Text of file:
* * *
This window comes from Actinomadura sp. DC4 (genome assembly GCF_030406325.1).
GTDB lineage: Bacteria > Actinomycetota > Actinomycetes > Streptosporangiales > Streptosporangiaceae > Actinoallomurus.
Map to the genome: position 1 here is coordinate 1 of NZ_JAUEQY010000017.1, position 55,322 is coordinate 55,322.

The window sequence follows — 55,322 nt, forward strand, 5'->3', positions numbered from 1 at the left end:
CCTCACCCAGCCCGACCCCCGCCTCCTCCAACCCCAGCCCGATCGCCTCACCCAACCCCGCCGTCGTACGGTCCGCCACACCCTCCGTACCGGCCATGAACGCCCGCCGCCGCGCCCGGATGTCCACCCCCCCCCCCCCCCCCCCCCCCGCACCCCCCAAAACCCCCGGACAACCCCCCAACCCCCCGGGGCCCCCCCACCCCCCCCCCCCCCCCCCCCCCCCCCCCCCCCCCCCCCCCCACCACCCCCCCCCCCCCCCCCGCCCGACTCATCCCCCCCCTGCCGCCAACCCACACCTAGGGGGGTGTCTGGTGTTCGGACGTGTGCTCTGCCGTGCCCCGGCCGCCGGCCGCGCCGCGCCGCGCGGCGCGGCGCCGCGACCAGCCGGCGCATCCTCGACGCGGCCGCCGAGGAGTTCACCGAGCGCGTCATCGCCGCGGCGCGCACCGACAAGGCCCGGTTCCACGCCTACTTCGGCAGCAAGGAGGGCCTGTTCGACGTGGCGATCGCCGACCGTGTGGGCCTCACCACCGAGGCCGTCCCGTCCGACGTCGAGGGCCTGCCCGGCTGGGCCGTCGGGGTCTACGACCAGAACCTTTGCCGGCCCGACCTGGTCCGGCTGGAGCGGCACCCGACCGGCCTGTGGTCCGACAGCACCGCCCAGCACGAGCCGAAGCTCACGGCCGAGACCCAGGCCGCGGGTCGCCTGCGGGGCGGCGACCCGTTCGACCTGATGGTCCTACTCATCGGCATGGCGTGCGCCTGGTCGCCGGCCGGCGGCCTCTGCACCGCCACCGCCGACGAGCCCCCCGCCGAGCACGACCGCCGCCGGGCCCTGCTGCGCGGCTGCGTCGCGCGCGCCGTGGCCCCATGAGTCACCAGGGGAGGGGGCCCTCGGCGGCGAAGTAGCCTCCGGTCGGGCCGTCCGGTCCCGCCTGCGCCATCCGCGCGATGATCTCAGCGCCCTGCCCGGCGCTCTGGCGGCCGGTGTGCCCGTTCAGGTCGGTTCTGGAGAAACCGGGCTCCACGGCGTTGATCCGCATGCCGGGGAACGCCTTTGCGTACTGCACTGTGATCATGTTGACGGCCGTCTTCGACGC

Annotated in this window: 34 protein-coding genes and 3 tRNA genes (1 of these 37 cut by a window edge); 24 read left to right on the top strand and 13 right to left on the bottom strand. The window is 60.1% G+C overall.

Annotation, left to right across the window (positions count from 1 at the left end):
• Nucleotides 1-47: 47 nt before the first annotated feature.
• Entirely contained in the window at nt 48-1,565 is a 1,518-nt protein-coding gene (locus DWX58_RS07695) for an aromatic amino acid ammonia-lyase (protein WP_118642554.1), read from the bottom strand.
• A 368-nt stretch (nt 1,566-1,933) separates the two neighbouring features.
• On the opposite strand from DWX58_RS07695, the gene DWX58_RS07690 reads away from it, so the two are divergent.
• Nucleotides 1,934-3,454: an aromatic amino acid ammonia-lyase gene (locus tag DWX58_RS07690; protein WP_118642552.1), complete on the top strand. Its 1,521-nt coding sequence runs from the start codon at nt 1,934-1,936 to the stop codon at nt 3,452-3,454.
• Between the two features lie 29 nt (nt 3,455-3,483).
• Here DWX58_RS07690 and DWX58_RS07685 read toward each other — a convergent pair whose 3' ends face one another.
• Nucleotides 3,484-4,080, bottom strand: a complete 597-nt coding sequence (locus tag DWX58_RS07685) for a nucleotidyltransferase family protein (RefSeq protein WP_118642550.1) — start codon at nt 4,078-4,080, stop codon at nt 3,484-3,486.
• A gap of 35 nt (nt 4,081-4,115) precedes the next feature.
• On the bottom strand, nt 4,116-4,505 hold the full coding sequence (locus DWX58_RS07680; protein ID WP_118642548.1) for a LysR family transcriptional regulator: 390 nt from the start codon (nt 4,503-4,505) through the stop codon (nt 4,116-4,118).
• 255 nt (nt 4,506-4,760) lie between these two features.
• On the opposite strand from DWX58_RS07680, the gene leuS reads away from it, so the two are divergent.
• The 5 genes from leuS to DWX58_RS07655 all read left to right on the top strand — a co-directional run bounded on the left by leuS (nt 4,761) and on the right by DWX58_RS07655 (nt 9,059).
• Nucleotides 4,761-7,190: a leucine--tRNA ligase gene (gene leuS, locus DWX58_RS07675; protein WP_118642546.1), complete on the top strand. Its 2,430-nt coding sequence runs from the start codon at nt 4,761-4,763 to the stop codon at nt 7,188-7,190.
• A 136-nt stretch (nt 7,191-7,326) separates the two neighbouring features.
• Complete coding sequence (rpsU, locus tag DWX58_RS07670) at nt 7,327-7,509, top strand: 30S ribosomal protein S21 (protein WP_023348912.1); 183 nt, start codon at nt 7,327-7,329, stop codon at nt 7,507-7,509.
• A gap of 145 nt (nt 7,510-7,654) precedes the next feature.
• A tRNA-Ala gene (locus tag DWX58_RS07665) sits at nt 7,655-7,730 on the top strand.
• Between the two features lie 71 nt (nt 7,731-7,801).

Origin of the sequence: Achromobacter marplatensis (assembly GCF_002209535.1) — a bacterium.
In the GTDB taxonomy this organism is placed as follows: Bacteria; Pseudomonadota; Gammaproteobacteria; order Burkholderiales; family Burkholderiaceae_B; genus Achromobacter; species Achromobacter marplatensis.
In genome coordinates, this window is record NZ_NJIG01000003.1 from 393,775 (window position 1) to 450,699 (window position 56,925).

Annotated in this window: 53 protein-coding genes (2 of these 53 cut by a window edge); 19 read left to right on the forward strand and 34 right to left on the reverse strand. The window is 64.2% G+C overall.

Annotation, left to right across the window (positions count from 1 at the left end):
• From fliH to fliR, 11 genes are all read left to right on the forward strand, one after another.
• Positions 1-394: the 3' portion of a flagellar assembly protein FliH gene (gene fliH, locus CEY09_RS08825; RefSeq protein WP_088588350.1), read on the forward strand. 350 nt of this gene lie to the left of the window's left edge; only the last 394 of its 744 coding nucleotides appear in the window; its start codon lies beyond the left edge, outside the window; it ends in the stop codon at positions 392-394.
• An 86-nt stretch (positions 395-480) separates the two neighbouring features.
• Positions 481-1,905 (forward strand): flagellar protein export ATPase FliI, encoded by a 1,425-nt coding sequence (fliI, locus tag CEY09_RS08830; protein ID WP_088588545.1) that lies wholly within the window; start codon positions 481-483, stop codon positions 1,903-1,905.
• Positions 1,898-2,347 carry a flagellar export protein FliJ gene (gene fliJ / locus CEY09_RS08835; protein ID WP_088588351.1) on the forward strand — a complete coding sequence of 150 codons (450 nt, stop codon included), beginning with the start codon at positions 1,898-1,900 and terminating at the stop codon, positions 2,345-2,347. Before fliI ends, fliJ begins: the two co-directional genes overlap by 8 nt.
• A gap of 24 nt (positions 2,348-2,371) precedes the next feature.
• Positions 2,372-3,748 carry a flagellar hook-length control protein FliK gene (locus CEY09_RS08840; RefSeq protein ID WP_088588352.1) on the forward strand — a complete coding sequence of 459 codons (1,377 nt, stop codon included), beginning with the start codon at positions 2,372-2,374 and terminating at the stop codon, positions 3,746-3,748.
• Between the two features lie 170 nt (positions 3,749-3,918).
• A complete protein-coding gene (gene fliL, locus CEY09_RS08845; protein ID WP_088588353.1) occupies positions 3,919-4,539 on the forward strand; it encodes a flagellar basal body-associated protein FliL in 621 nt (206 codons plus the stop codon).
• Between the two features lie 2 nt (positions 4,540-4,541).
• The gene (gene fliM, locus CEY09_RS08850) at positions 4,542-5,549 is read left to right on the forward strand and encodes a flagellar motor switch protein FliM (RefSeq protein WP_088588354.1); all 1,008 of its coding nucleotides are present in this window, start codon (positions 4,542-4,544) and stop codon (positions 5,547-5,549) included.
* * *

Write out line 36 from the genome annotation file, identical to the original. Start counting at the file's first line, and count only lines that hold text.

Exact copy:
• Positions 1,898-2,347 carry a flagellar export protein FliJ gene (gene fliJ / locus CEY09_RS08835; protein ID WP_088588351.1) on the forward strand — a complete coding sequence of 150 codons (450 nt, stop codon included), beginning with the start codon at positions 1,898-1,900 and terminating at the stop codon, positions 2,345-2,347. Before fliI ends, fliJ begins: the two co-directional genes overlap by 8 nt.